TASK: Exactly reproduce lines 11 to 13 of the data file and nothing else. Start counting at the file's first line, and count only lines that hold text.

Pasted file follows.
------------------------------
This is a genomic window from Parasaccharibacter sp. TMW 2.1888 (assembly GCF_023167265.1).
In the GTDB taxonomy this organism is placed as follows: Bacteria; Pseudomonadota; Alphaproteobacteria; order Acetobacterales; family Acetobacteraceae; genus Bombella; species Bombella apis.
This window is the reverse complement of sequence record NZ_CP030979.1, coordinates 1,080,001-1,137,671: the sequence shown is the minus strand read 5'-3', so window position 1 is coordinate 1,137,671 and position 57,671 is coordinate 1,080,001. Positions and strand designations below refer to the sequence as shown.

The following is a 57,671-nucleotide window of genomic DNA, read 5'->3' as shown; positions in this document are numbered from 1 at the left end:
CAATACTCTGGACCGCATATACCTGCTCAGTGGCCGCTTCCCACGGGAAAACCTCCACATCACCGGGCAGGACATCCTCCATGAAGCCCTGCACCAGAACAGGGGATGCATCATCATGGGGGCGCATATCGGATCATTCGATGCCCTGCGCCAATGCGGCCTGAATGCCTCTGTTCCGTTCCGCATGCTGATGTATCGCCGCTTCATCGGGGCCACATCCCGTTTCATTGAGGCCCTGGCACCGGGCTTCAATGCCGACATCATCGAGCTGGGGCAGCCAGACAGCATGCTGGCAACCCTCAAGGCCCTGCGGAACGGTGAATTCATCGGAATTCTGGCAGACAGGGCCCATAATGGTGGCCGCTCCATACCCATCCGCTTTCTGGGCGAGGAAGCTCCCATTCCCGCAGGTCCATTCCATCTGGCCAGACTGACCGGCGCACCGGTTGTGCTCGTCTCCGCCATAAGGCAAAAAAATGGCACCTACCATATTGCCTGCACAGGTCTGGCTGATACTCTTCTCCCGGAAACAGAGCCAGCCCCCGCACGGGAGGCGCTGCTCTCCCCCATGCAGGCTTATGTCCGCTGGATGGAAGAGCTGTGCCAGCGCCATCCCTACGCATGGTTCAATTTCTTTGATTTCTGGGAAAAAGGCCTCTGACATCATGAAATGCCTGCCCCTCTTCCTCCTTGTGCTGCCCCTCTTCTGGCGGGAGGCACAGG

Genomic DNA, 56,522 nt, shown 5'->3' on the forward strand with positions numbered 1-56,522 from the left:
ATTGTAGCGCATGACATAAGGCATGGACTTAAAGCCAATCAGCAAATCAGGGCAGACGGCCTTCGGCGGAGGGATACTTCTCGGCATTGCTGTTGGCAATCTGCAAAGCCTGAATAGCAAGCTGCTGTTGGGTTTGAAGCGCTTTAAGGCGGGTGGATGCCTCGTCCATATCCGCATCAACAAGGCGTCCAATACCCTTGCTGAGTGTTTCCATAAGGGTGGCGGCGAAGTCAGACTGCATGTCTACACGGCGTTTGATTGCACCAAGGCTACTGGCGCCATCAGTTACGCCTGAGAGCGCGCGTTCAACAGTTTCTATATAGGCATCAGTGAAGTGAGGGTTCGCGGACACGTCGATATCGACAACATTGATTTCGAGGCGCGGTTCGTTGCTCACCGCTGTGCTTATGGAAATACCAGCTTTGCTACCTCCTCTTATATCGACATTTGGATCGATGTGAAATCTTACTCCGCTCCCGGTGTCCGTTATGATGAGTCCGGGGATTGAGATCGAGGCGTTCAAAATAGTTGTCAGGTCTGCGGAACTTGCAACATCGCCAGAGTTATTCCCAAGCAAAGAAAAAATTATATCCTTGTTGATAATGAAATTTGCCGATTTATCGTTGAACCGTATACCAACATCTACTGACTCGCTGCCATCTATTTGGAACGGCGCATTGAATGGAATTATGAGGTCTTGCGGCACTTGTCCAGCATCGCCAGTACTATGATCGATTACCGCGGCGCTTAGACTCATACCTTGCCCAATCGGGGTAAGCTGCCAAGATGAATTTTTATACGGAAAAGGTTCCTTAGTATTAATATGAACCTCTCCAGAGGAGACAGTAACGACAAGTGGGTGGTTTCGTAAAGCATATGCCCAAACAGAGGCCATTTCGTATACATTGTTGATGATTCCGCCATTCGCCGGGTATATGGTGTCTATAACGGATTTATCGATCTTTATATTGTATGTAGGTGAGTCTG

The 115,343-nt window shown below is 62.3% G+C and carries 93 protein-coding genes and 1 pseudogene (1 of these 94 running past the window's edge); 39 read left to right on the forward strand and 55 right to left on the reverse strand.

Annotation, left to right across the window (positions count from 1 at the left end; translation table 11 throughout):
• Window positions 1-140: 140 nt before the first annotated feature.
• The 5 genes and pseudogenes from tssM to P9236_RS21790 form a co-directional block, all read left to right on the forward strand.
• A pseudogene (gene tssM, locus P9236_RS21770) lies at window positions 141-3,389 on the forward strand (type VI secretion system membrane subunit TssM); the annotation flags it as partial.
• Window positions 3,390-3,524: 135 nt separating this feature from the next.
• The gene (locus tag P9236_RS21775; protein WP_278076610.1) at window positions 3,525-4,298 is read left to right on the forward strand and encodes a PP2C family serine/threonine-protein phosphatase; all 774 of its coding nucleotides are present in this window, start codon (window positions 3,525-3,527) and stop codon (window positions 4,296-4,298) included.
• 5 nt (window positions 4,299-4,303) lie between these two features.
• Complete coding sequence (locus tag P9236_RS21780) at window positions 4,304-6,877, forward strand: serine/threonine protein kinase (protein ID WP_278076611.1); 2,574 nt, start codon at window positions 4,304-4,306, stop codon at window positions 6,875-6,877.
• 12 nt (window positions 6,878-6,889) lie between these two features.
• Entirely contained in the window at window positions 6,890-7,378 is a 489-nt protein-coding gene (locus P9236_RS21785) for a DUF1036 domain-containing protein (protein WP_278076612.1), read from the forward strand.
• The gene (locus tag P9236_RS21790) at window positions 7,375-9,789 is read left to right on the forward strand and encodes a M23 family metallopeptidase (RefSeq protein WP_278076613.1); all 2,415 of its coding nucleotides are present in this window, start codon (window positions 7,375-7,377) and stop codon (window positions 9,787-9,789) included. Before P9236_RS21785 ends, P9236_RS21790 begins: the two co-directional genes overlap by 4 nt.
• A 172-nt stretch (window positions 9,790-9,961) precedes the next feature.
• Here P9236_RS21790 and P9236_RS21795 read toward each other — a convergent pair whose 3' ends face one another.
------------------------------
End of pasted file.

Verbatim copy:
• The 5 genes and pseudogenes from tssM to P9236_RS21790 form a co-directional block, all read left to right on the forward strand.
• A pseudogene (gene tssM, locus P9236_RS21770) lies at window positions 141-3,389 on the forward strand (type VI secretion system membrane subunit TssM); the annotation flags it as partial.
• Window positions 3,390-3,524: 135 nt separating this feature from the next.